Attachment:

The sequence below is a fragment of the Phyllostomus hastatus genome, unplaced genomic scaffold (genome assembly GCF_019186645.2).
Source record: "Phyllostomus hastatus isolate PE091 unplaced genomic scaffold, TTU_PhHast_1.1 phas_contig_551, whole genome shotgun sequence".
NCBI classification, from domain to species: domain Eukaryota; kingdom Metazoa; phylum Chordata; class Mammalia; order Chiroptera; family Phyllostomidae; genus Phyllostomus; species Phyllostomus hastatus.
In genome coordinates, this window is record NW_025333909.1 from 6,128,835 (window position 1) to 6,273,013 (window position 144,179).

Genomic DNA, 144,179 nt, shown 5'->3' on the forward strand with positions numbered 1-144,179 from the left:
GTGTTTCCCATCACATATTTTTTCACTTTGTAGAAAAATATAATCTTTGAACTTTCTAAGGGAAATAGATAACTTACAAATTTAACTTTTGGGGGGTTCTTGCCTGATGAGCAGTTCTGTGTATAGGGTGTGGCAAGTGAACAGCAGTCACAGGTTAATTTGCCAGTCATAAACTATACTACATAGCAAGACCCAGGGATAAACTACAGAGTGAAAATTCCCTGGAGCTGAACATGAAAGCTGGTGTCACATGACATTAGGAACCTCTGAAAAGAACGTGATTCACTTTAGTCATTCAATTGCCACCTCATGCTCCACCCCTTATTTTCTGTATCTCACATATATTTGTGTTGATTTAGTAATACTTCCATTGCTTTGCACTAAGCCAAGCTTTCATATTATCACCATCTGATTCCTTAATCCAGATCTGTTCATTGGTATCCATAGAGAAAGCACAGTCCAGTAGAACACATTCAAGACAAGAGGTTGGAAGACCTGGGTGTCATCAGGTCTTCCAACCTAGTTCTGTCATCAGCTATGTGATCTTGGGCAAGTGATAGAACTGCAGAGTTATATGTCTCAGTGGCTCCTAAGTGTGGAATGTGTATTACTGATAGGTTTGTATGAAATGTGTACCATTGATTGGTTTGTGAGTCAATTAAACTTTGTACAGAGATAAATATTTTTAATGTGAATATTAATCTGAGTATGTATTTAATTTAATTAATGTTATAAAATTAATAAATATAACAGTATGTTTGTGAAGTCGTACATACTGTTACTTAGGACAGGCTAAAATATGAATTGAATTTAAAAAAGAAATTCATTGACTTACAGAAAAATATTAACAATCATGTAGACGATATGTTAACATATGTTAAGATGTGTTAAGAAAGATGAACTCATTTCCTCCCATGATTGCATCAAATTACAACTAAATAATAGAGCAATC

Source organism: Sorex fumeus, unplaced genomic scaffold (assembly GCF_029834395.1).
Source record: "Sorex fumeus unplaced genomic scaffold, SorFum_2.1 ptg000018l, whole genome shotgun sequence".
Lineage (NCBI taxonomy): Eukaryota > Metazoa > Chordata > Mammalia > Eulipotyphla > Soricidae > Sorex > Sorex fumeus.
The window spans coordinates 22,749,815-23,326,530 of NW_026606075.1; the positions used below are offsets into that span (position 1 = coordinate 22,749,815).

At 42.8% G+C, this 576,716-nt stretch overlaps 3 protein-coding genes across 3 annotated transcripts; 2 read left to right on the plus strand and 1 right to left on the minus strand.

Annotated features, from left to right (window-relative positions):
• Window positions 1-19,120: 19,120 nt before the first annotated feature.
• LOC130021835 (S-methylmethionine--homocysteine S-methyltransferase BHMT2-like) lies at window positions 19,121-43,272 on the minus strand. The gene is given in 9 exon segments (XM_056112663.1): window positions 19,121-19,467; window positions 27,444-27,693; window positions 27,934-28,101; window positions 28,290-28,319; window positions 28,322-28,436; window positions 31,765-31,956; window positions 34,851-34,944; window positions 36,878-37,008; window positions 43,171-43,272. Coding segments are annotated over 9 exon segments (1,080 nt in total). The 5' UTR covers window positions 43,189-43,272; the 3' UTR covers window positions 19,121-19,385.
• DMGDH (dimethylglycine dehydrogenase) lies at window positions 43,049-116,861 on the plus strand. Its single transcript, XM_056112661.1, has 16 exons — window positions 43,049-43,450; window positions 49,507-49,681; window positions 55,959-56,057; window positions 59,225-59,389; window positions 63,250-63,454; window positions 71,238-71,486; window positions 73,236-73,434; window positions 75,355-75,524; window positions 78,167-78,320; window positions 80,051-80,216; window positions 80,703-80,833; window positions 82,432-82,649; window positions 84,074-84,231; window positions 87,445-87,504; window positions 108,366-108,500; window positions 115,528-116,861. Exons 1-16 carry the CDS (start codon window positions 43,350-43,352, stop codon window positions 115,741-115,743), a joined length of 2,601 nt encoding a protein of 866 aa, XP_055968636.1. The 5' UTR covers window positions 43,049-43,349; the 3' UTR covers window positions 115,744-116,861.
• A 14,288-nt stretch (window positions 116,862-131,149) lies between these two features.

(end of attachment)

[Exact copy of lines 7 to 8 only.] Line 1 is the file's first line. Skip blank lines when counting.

Source organism: Sorex fumeus, unplaced genomic scaffold (assembly GCF_029834395.1).
Source record: "Sorex fumeus unplaced genomic scaffold, SorFum_2.1 ptg000018l, whole genome shotgun sequence".